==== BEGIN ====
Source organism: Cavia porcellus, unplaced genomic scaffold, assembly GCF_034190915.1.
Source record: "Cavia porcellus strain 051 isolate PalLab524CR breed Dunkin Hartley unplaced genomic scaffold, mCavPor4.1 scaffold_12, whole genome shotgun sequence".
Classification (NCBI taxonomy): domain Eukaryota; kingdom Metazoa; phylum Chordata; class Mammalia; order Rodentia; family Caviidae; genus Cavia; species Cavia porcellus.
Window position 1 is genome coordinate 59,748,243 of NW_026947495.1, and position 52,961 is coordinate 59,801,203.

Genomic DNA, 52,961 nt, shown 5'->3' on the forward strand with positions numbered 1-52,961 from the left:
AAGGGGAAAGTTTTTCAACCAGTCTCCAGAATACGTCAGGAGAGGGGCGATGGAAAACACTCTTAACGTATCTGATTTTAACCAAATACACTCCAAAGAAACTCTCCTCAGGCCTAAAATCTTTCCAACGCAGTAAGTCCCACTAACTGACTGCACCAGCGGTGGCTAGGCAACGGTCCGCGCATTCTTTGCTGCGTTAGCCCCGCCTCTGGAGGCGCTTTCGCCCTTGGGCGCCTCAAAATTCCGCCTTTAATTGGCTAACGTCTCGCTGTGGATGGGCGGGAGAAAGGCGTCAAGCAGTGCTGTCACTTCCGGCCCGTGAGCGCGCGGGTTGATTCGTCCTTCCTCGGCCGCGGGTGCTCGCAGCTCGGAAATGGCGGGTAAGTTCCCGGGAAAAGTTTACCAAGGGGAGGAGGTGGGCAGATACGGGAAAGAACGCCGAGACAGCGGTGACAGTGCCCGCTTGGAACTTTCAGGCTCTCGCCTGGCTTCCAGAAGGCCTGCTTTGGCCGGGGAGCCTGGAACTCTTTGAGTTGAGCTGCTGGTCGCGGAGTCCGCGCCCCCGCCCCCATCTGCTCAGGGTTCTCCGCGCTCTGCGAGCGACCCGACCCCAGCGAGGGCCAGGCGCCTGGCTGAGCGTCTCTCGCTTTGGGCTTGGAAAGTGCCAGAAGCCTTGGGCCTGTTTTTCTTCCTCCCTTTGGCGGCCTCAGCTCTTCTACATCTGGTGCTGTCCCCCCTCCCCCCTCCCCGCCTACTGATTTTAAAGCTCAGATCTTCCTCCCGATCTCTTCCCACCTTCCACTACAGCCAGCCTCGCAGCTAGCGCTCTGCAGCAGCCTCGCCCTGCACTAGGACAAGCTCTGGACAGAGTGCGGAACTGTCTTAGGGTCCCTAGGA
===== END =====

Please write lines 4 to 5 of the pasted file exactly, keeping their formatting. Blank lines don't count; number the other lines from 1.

Window position 1 is genome coordinate 59,748,243 of NW_026947495.1, and position 52,961 is coordinate 59,801,203.

Genomic DNA, 52,961 nt, shown 5'->3' on the forward strand with positions numbered 1-52,961 from the left: